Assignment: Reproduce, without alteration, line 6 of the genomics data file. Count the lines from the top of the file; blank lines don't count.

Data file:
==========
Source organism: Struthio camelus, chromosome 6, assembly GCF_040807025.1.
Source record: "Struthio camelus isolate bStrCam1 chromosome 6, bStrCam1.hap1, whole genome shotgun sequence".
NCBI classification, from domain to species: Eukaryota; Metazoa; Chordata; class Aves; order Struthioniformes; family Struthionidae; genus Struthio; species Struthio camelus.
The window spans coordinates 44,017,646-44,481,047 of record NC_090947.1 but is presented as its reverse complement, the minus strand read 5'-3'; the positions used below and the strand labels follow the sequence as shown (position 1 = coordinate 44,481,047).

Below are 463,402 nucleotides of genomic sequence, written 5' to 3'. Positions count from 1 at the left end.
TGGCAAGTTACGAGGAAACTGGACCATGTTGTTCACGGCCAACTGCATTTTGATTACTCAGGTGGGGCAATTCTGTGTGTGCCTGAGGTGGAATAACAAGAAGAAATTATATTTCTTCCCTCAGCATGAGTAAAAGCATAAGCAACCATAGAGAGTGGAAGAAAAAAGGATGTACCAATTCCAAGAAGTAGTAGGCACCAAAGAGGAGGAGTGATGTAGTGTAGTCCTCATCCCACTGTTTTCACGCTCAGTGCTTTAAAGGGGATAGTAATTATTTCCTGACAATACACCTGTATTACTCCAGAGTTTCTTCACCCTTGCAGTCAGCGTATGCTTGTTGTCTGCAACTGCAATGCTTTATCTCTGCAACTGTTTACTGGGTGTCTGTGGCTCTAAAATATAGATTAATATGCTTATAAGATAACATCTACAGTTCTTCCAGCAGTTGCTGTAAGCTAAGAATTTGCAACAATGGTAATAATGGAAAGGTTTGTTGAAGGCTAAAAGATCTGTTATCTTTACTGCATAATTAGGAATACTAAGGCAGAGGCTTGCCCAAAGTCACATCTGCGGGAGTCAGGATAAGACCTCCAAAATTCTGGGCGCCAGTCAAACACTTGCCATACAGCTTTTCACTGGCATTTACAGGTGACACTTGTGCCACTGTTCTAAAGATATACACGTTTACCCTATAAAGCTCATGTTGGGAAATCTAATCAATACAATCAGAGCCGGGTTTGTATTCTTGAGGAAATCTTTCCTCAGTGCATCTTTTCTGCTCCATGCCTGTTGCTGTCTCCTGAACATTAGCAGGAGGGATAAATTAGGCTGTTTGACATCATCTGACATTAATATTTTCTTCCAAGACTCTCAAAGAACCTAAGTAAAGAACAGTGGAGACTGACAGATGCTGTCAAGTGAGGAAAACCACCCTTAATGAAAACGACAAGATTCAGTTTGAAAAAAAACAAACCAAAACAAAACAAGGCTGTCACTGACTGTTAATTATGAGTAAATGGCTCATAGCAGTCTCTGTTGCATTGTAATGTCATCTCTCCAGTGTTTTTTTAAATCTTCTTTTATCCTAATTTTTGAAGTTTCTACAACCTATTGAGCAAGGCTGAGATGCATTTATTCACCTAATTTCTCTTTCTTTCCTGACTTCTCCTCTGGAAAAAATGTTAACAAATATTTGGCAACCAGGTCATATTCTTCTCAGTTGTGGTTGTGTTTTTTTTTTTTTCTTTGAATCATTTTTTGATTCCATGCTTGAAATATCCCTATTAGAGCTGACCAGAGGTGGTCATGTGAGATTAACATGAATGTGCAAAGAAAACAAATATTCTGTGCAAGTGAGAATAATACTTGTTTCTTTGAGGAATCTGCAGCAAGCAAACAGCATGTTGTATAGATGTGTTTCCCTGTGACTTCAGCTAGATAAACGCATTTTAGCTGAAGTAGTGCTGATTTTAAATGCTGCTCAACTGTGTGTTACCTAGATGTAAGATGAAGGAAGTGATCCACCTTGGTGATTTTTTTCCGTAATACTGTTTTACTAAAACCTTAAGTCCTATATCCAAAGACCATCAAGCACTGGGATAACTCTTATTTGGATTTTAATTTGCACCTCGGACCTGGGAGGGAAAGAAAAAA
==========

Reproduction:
TGGCAAGTTACGAGGAAACTGGACCATGTTGTTCACGGCCAACTGCATTTTGATTACTCAGGTGGGGCAATTCTGTGTGTGCCTGAGGTGGAATAACAAGAAGAAATTATATTTCTTCCCTCAGCATGAGTAAAAGCATAAGCAACCATAGAGAGTGGAAGAAAAAAGGATGTACCAATTCCAAGAAGTAGTAGGCACCAAAGAGGAGGAGTGATGTAGTGTAGTCCTCATCCCACTGTTTTCACGCTCAGTGCTTTAAAGGGGATAGTAATTATTTCCTGACAATACACCTGTATTACTCCAGAGTTTCTTCACCCTTGCAGTCAGCGTATGCTTGTTGTCTGCAACTGCAATGCTTTATCTCTGCAACTGTTTACTGGGTGTCTGTGGCTCTAAAATATAGATTAATATGCTTATAAGATAACATCTACAGTTCTTCCAGCAGTTGCTGTAAGCTAAGAATTTGCAACAATGGTAATAATGGAAAGGTTTGTTGAAGGCTAAAAGATCTGTTATCTTTACTGCATAATTAGGAATACTAAGGCAGAGGCTTGCCCAAAGTCACATCTGCGGGAGTCAGGATAAGACCTCCAAAATTCTGGGCGCCAGTCAAACACTTGCCATACAGCTTTTCACTGGCATTTACAGGTGACACTTGTGCCACTGTTCTAAAGATATACACGTTTACCCTATAAAGCTCATGTTGGGAAATCTAATCAATACAATCAGAGCCGGGTTTGTATTCTTGAGGAAATCTTTCCTCAGTGCATCTTTTCTGCTCCATGCCTGTTGCTGTCTCCTGAACATTAGCAGGAGGGATAAATTAGGCTGTTTGACATCATCTGACATTAATATTTTCTTCCAAGACTCTCAAAGAACCTAAGTAAAGAACAGTGGAGACTGACAGATGCTGTCAAGTGAGGAAAACCACCCTTAATGAAAACGACAAGATTCAGTTTGAAAAAAAACAAACCAAAACAAAACAAGGCTGTCACTGACTGTTAATTATGAGTAAATGGCTCATAGCAGTCTCTGTTGCATTGTAATGTCATCTCTCCAGTGTTTTTTTAAATCTTCTTTTATCCTAATTTTTGAAGTTTCTACAACCTATTGAGCAAGGCTGAGATGCATTTATTCACCTAATTTCTCTTTCTTTCCTGACTTCTCCTCTGGAAAAAATGTTAACAAATATTTGGCAACCAGGTCATATTCTTCTCAGTTGTGGTTGTGTTTTTTTTTTTTTCTTTGAATCATTTTTTGATTCCATGCTTGAAATATCCCTATTAGAGCTGACCAGAGGTGGTCATGTGAGATTAACATGAATGTGCAAAGAAAACAAATATTCTGTGCAAGTGAGAATAATACTTGTTTCTTTGAGGAATCTGCAGCAAGCAAACAGCATGTTGTATAGATGTGTTTCCCTGTGACTTCAGCTAGATAAACGCATTTTAGCTGAAGTAGTGCTGATTTTAAATGCTGCTCAACTGTGTGTTACCTAGATGTAAGATGAAGGAAGTGATCCACCTTGGTGATTTTTTTCCGTAATACTGTTTTACTAAAACCTTAAGTCCTATATCCAAAGACCATCAAGCACTGGGATAACTCTTATTTGGATTTTAATTTGCACCTCGGACCTGGGAGGGAAAGAAAAAA